In two weeks – yikes – I’ll be attempting my first 100 mile ultra marathon. I’m excited, but thinking about it is driving me crazy.
There’s just so much to fret about. Big stuff like finishing it and not falling off cliffs. Admin like kit lists, food and supplies. And then a galaxy of little things like training plans, weather, accommodation, first aid, blister prevention etc.
I need to get this stuff out of my head and down on paper. So in this post, I set out my pre-race worries, doubts and anxieties. And then, apply some kind of rational response to them.
It’s a form of therapy, and I hope it helps. Here goes:
1. Can I finish it?
This is the biggie. No matter what I’m worrying about, all fretting leads back to whether or not I can actually finish it.
Naturally, my mind’s having a field day:
- ‘Absolutely no chance. It’s too hard. It’s too far. I’ll be lucky to make it to mile 60, let alone 100. I’m an average runner. I haven’t trained anywhere near enough. Who am I kidding? What if I pull out early? After all that prep, I’ll look a right tit. It’ll break me. I just can’t see me finishing it. I’ll crash out early and humiliate myself.’ And so on…
It goes without saying, I don’t know if I can finish this race. How could I? I’ve never run anything like it before.
But I do know I’ve trained hard and I’m running well. In 2017 I ran 1,300 miles. In the past 5 weeks I’ve run over 300 miles, managing 90 in the past 7 days alone – the most I’ve ever run in a week.
I should say, that’s not normal mileage for me. I didn’t even know if I was capable of that much running. But it’s gone well. And it may be the endorphins speaking, but I’ve enjoyed it.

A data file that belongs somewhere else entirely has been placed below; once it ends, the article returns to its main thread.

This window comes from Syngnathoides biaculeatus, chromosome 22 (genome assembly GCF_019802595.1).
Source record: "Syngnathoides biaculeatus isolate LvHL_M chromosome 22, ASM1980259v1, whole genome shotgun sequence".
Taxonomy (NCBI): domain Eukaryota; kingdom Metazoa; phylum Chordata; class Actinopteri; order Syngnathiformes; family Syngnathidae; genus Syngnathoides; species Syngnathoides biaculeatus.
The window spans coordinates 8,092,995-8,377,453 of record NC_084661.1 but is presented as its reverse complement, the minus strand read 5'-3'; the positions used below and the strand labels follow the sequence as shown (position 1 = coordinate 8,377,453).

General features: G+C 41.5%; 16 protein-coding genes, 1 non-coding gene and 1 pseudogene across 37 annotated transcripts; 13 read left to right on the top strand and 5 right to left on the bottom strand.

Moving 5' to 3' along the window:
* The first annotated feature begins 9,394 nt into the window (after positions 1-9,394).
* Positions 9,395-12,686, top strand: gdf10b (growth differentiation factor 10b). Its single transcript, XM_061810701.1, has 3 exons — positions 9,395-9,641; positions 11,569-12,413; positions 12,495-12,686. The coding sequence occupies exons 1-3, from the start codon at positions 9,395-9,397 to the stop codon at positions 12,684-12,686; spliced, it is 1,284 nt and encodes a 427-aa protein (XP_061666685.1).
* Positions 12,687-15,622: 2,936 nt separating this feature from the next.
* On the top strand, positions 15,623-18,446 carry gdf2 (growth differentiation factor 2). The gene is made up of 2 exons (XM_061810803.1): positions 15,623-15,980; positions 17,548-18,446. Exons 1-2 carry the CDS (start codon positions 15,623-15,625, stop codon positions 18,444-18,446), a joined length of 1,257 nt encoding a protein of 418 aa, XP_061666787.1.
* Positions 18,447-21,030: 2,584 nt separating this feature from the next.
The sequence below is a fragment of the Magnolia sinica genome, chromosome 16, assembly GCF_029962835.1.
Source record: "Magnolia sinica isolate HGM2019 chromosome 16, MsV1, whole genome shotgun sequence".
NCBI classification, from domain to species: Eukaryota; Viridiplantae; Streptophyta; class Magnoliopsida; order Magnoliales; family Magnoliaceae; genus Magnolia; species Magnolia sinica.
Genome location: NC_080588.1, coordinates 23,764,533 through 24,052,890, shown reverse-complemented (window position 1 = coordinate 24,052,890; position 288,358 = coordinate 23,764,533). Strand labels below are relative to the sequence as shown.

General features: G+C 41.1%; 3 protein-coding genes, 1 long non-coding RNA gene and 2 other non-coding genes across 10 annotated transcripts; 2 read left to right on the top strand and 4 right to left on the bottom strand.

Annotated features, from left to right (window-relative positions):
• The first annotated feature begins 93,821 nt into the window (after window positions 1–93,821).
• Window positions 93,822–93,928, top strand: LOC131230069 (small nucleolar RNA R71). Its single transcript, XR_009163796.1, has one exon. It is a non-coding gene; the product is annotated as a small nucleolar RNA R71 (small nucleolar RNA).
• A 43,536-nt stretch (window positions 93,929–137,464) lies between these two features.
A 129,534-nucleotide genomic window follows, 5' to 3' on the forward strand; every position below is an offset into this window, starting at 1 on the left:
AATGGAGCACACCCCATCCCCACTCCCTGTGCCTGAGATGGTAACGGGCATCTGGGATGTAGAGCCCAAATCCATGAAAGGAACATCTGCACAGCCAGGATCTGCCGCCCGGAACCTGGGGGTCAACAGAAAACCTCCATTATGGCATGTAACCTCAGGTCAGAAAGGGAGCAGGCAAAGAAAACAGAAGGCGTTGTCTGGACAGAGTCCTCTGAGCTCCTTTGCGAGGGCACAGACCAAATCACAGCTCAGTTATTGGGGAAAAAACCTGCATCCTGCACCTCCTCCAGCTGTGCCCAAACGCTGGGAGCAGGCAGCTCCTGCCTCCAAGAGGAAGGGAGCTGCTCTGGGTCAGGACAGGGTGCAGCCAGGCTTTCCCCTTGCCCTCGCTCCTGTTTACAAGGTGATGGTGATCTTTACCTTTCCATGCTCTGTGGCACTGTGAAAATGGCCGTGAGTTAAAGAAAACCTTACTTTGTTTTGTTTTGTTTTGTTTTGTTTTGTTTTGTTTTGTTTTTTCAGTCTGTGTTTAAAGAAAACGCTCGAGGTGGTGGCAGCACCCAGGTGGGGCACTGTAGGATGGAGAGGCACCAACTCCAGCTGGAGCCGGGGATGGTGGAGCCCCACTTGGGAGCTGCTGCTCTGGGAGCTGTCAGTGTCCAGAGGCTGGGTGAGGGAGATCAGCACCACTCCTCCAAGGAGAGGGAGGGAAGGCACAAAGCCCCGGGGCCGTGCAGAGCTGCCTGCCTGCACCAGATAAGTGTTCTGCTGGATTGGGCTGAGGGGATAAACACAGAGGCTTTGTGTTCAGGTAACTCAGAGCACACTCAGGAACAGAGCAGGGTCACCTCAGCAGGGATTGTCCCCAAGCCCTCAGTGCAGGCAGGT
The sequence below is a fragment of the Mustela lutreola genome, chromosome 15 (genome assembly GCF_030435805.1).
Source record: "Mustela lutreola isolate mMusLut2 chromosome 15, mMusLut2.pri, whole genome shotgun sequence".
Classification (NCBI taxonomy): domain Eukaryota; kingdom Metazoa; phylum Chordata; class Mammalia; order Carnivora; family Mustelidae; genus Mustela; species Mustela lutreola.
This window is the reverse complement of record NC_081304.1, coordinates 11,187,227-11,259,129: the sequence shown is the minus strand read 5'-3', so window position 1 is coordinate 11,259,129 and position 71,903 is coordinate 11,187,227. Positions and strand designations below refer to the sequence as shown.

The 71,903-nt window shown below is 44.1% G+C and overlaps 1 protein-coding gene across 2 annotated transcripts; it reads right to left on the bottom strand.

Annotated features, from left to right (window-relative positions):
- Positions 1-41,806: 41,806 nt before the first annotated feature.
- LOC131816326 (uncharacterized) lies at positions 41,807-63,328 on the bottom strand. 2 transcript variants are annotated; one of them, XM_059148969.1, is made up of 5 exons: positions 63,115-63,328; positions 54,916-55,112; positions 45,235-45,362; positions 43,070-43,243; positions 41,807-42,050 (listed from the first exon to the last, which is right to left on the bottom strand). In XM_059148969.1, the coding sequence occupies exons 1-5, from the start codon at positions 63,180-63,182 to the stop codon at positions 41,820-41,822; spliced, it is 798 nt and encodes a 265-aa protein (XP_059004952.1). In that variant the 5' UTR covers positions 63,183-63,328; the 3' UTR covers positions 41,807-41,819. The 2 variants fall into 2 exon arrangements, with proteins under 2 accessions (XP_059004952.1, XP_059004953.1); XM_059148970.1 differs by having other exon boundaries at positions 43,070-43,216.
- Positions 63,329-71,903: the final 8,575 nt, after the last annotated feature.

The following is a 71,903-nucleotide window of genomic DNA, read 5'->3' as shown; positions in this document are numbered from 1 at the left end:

Still, I need a plan for the big day to keep me on track. So, here’s my simple 3 step strategy:
1: Aim to reach the first checkpoint after the halfway point (50 miles or so)
2: Check in with myself. Am I ok physically? Am I ok mentally? If yes to both, continue to next checkpoint.
3: Reach next checkpoint, repeat step 2.
2. The ascent
Finishing it aside, this is the biggest thing freaking me out. Why? I live in Cardiff, a coastal city that’s flat as a pancake. So I don’t know what I was thinking when I entered a race with 5,000 metres of ascent. This explains the inner turmoil:
- ‘5,000 metres?! No chance. It’ll kill me. Even if I could run 100 miles in one go, there’s no way I can do it with that ascent. I don’t even run in the hills much. I’m such an idiot entering this race. I’ll be lucky to make it half way. It’s gonna wreck me.’
This is a genuine concern. 5,000 metres is running up and down Snowdon 5 times. So, that AND running 100 miles in one go. No wonder I’m not sleeping.
But, all’s not lost. I knew I had to do something about this so I’ve recently crammed in the hill training. Not only have I got better, I’ve actually enjoyed it. Hills, where’ve you been all my life?
I don’t know if it’ll be enough on the day, but right now, I’m stronger going up than I’ve ever been. And like my approach to the race, I have a simple strategy for climbs: